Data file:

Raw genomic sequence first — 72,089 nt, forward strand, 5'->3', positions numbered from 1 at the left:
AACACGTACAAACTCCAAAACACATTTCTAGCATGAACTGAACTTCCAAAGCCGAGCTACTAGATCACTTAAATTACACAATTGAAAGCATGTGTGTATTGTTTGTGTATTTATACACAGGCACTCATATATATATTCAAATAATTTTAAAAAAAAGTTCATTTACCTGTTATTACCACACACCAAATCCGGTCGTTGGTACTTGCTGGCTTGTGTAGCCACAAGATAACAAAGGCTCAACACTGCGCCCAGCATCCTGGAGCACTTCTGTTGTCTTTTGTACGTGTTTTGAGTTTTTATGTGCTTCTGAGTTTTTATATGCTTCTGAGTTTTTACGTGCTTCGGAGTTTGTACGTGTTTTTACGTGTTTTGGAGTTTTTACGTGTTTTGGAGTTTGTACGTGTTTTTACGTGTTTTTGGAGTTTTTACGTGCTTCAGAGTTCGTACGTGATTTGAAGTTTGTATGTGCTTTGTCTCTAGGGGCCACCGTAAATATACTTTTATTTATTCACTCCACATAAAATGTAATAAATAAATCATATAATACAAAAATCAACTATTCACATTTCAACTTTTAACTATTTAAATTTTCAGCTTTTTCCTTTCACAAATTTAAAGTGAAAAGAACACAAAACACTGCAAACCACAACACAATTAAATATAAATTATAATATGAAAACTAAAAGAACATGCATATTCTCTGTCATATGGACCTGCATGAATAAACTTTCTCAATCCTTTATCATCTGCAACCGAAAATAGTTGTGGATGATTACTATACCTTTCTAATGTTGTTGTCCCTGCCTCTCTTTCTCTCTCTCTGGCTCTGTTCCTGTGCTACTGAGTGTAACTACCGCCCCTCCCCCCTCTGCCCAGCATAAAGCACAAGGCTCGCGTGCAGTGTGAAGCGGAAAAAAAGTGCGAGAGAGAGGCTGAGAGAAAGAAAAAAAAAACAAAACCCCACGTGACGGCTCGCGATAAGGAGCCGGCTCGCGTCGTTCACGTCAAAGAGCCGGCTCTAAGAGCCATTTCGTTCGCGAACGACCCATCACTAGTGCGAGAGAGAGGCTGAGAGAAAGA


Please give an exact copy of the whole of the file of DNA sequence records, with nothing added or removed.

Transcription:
Raw genomic sequence first — 72,089 nt, forward strand, 5'->3', positions numbered from 1 at the left:
AACACGTACAAACTCCAAAACACATTTCTAGCATGAACTGAACTTCCAAAGCCGAGCTACTAGATCACTTAAATTACACAATTGAAAGCATGTGTGTATTGTTTGTGTATTTATACACAGGCACTCATATATATATTCAAATAATTTTAAAAAAAAGTTCATTTACCTGTTATTACCACACACCAAATCCGGTCGTTGGTACTTGCTGGCTTGTGTAGCCACAAGATAACAAAGGCTCAACACTGCGCCCAGCATCCTGGAGCACTTCTGTTGTCTTTTGTACGTGTTTTGAGTTTTTATGTGCTTCTGAGTTTTTATATGCTTCTGAGTTTTTACGTGCTTCGGAGTTTGTACGTGTTTTTACGTGTTTTGGAGTTTTTACGTGTTTTGGAGTTTGTACGTGTTTTTACGTGTTTTTGGAGTTTTTACGTGCTTCAGAGTTCGTACGTGATTTGAAGTTTGTATGTGCTTTGTCTCTAGGGGCCACCGTAAATATACTTTTATTTATTCACTCCACATAAAATGTAATAAATAAATCATATAATACAAAAATCAACTATTCACATTTCAACTTTTAACTATTTAAATTTTCAGCTTTTTCCTTTCACAAATTTAAAGTGAAAAGAACACAAAACACTGCAAACCACAACACAATTAAATATAAATTATAATATGAAAACTAAAAGAACATGCATATTCTCTGTCATATGGACCTGCATGAATAAACTTTCTCAATCCTTTATCATCTGCAACCGAAAATAGTTGTGGATGATTACTATACCTTTCTAATGTTGTTGTCCCTGCCTCTCTTTCTCTCTCTCTGGCTCTGTTCCTGTGCTACTGAGTGTAACTACCGCCCCTCCCCCCTCTGCCCAGCATAAAGCACAAGGCTCGCGTGCAGTGTGAAGCGGAAAAAAAGTGCGAGAGAGAGGCTGAGAGAAAGAAAAAAAAAACAAAACCCCACGTGACGGCTCGCGATAAGGAGCCGGCTCGCGTCGTTCACGTCAAAGAGCCGGCTCTAAGAGCCATTTCGTTCGCGAACGACCCATCACTAGTGCGAGAGAGAGGCTGAGAGAAAGA